It had 342 brilliant-cut diamonds, 326 tsavorites. The Papillon ring, crafted to look like a life-sized butterfly, was a gift for singer Beyoncé Knowles. Her husband, the rapper Jay Z, had it commissioned. In a word, it was stunning, a magical piece of utter excess.
At the moment, the Papillon ring is on display at the Victoria and Albert Museum in London, and its designer goes by a single letter—G. Although the name may sound like a character belonging in a James Bond novel, Glenn Spiro is actually one of the most sought-after private jewelers in the world. He operates out of an appointment-only atelier in London, which used to be the studio of fashion designer Sir Norman Hartnell, best known for his work for the ladies of the Royal Family. A couture piece from the G Atelier can take years to complete, and his technical mastery has gained a him cult following. He is known for only dealing in the rarest of gems, marching to the tune of his own drum.
“We don’t make what people want,” Spiro says. “We make what we love.”
Fortunately we can now see what Glenn Spiro loves, as book publisher Assouline recently released G: Glenn Spiro The Art of a Jewel, part of its Legends Collection. It has text by Jill Newman, a well-respected jewelry writer, and a foreword by Raymond Sancroft-Baker, an expert who started work at Christie’s in 1969 and was their numismatist until he joined the jewelry department in 1988. With original photography of the most iconic pieces in Spiro’s collection, the spirit of one of the most inventive names in jewelry comes alive in a luxurious volume devoted to his show-stopping works of art.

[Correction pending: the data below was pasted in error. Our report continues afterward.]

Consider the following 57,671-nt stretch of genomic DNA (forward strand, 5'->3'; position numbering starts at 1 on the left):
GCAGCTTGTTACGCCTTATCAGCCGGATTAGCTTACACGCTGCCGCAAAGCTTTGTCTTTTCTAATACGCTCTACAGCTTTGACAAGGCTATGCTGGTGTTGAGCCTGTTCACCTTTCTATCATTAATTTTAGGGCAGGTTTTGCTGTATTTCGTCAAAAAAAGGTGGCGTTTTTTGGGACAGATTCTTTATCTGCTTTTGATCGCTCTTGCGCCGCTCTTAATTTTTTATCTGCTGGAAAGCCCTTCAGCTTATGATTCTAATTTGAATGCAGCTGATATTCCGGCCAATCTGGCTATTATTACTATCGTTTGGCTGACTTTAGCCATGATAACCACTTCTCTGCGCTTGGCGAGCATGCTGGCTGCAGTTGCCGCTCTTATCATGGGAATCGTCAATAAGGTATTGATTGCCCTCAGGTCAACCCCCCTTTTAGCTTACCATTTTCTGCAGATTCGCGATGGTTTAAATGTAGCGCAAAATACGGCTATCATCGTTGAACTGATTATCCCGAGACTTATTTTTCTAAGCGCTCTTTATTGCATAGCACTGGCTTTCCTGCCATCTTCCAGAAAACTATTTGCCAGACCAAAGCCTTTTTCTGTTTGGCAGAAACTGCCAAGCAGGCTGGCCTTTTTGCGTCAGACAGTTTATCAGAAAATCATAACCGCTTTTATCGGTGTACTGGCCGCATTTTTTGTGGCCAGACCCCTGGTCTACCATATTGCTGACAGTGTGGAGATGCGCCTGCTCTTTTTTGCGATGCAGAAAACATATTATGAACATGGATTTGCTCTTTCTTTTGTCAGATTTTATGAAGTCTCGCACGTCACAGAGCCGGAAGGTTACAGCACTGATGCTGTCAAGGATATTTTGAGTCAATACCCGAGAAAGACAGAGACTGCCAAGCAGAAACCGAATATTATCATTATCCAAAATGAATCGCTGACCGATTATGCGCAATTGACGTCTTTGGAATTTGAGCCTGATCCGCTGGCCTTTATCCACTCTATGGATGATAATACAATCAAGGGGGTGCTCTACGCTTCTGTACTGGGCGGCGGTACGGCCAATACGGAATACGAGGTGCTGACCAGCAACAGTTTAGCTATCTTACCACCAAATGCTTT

We get to see a Pea-Leaf brooch, mounted in 18-karat yellow gold with a rare collection of demantoid garnets in varying hues of green. And a pair of Floret ear clips, offering 33 carats of cushion-shaped, unheated natural blue sapphires in blue titanium. Says Tamara Ralph, the creative director and co-founder of Ralph & Russo, “Glenn is an incredible artist, and his work has such a unique beauty. For me, he is one of the prominent designers of our time.”
Over the years, Spiro has been known to buy stones, sight unseen, from a group of industry veterans. Spiro trusts his instincts. Once, on a vacation in Mustique, he received a call from a diamond cutter with a strange tip. The dealer had heard—oddly enough from his mother—about a police sale of unclaimed items in a small village outside Rome. One of the items included a large and unidentified orange gemstone.
After getting a description of the gem over the phone, Spiro decided to buy it. The bidding went well over budget, but once it was in his hands Spiro received word from a cutter that the stone was a historic orange-y pink diamond. Twenty-one carats. That same day, Spiro’s daughter Skyla was born; he named the diamond the Skyla Rose. And the first person to see the stone in its finished state was a childhood friend, who ended up buying it for his wife. “When I see something I like,” enthused Spiro, “I just buy it.”